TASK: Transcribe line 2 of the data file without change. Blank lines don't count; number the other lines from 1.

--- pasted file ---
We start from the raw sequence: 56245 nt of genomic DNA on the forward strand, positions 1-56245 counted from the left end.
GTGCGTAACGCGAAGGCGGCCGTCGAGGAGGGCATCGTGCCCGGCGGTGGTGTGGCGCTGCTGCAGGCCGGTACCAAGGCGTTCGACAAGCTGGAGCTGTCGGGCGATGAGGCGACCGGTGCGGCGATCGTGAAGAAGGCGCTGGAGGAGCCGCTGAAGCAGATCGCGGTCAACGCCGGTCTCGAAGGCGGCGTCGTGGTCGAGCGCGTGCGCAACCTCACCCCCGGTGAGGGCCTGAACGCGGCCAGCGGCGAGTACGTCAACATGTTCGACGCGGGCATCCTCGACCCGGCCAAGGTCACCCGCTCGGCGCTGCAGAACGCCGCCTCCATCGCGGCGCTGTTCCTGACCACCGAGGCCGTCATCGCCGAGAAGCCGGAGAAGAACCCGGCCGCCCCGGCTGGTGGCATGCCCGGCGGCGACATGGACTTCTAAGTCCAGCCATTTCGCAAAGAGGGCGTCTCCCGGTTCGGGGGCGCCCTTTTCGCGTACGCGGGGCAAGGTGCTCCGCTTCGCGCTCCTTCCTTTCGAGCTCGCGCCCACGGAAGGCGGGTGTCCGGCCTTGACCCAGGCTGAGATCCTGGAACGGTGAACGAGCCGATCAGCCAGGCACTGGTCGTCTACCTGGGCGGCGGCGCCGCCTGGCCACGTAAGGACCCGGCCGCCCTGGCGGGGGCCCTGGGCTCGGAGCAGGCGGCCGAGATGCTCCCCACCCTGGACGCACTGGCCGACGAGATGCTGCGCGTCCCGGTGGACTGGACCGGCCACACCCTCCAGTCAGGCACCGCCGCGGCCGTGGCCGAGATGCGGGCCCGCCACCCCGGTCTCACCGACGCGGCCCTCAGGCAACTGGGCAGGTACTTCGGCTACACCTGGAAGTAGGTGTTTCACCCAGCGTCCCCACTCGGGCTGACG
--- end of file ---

GTGCGTAACGCGAAGGCGGCCGTCGAGGAGGGCATCGTGCCCGGCGGTGGTGTGGCGCTGCTGCAGGCCGGTACCAAGGCGTTCGACAAGCTGGAGCTGTCGGGCGATGAGGCGACCGGTGCGGCGATCGTGAAGAAGGCGCTGGAGGAGCCGCTGAAGCAGATCGCGGTCAACGCCGGTCTCGAAGGCGGCGTCGTGGTCGAGCGCGTGCGCAACCTCACCCCCGGTGAGGGCCTGAACGCGGCCAGCGGCGAGTACGTCAACATGTTCGACGCGGGCATCCTCGACCCGGCCAAGGTCACCCGCTCGGCGCTGCAGAACGCCGCCTCCATCGCGGCGCTGTTCCTGACCACCGAGGCCGTCATCGCCGAGAAGCCGGAGAAGAACCCGGCCGCCCCGGCTGGTGGCATGCCCGGCGGCGACATGGACTTCTAAGTCCAGCCATTTCGCAAAGAGGGCGTCTCCCGGTTCGGGGGCGCCCTTTTCGCGTACGCGGGGCAAGGTGCTCCGCTTCGCGCTCCTTCCTTTCGAGCTCGCGCCCACGGAAGGCGGGTGTCCGGCCTTGACCCAGGCTGAGATCCTGGAACGGTGAACGAGCCGATCAGCCAGGCACTGGTCGTCTACCTGGGCGGCGGCGCCGCCTGGCCACGTAAGGACCCGGCCGCCCTGGCGGGGGCCCTGGGCTCGGAGCAGGCGGCCGAGATGCTCCCCACCCTGGACGCACTGGCCGACGAGATGCTGCGCGTCCCGGTGGACTGGACCGGCCACACCCTCCAGTCAGGCACCGCCGCGGCCGTGGCCGAGATGCGGGCCCGCCACCCCGGTCTCACCGACGCGGCCCTCAGGCAACTGGGCAGGTACTTCGGCTACACCTGGAAGTAGGTGTTTCACCCAGCGTCCCCACTCGGGCTGACG